In Memoriam -  Walter Schmidinger (1933 – 2013)
Walter Schmidinger

Walter Schmidinger is a film actor of a rare tonality who ought to be remembered and his art – consulted. He is able to act in a special manner, which today, when cinema becomes as commercialized as a crossroad with tracks, is as “exotic” as a macaw bird’s song – he is able to act… intellectually. This very concept is out of use, even film critics are afraid to use it not to be named as pretentious snobs who are out of touch with the pulse of the mass viewers with a small change for tickets. Schmidinger is capable not only to depict the situational reactions of his characters, not only to draw their personalities (when “personality” is not just a screen person – a mask recognizable in darkness) but to show the knots of contradictory affects, emotions and feelings. He is able to impersonate thinking in self-reflection and in the perception of the world. And he is able to split this character’s thinking as self-justificatory or as a criticism of the character by director and actor added clandestinely to the character’s self-criticism.

In two of Ingmar Bergman’s films, “Serpent’s Egg” (1977) and “From the Life of Marionettes” (1979 – 1980) Schmidinger plays characters who with all their dissimilarity echo each other from different historical epochs through different stylistic and semantic configurations. There is a strange resonance between the Jewish cabaret owner in Germany of 20s, who brags about his New-Jersey accent he learned in bed (“Serpent’s Egg”), and the sophisticated and intellectually hypersensitive homosexual fashion designer in Stockholm of 70s (“From the Life of Marionettes”). The enigma of two Bergman/Schmidinger’s characters deserves a more elaborative attention. But here we will just touch some points about Schmidinger as an intellectual actor.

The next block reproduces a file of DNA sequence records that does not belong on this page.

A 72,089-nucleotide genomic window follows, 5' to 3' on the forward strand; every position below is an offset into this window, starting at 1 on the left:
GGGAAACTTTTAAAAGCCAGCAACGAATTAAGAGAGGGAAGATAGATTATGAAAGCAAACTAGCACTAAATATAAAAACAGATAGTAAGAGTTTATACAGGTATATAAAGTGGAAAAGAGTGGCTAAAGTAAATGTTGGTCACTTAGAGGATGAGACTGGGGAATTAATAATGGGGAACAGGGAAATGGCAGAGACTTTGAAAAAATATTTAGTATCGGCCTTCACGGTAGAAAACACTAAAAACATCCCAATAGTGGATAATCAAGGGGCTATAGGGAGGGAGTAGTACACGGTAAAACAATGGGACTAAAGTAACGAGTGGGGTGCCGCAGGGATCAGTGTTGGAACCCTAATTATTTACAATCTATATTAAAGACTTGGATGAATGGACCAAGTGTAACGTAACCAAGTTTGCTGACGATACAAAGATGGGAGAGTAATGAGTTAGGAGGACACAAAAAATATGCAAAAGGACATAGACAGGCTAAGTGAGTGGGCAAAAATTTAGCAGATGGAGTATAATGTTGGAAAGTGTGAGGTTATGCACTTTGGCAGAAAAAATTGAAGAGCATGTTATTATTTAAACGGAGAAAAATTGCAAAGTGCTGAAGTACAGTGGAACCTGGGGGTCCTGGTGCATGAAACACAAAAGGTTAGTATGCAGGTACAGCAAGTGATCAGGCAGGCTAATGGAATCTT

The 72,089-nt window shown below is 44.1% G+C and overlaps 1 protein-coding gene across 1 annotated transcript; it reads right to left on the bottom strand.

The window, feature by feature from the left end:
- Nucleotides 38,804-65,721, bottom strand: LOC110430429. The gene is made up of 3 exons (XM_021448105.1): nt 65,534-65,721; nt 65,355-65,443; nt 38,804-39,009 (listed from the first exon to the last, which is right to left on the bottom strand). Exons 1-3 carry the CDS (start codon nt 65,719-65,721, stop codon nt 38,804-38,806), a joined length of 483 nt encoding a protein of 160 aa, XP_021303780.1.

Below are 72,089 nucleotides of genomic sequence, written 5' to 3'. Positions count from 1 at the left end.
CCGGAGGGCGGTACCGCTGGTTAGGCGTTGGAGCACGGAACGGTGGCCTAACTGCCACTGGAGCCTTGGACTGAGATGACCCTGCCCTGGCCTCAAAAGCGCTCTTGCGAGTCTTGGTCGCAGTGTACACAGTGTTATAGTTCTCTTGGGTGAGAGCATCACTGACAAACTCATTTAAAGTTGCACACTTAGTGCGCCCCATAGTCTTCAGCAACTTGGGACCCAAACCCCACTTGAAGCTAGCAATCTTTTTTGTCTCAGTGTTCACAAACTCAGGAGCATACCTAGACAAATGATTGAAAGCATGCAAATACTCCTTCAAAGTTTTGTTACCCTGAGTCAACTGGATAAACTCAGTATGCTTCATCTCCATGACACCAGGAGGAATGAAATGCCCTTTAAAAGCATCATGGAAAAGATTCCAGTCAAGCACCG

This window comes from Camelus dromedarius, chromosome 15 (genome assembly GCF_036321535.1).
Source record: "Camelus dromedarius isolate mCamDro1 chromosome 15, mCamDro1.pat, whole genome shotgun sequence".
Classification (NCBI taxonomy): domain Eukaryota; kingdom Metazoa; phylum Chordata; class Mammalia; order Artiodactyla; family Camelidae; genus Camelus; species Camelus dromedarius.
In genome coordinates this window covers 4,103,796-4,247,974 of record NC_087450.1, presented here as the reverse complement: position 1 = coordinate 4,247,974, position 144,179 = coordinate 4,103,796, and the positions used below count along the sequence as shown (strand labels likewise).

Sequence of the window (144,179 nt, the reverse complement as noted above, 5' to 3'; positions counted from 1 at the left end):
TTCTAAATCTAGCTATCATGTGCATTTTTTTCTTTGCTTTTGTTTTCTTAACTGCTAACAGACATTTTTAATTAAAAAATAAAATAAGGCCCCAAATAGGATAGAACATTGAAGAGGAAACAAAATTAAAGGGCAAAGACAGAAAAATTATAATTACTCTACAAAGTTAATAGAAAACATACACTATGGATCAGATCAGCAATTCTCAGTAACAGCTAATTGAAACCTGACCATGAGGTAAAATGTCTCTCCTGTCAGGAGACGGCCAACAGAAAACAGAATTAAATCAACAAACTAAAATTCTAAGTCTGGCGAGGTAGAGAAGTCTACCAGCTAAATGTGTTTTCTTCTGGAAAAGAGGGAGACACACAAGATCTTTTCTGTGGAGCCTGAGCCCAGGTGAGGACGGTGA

To play the role of a businessman (who came to Nazi Germany after making profit in Beirut) parading his New-Jersey accent to feel more protected, was quite a challenge – it was necessary to be able to express the truth of the person despite the fact this truth can be controversial (propaganda/advertisement of ideological/commercial/entertaining messages is much easier and safer for directors and actors). Schmidinger shows that being a victim cannot transform a human being into a saint – that victims of Nazism or any other totalitarian ideology are regular people – not necessarily role-models just because they were prosecuted. Schmidinger was able to be on the level of this task. Search for the truth and for its understanding and explanation is much more needed than creation of idolatrous mythology. Schmidinger was capable of making viewers feel that successful business and dream of material success are not the only reason to go to other countries and that exist humanistic, disinterested motivations. We look at and listen to Schmidinger’s character, Solomon, not only with painful compassion but with no less painful criticism.

In “…Marionettes” Schmidinger’s character Thomas Isidor Mandelbaum (Tim), as if, has internalized a posture that provokes psychologically fascist reaction in other people without any intention of doing so. Now, in post-WWII democracy, Tim unconsciously stimulates the same hate towards himself on part of Swedish police and conservatives in general, as Solomon provoked in Berlin in late 20s, in spite of the fact that Tim is objectively much more sympathetic person capable of opening his soul to his friends with rare and self-critical frankness, modesty and intellectual vigor.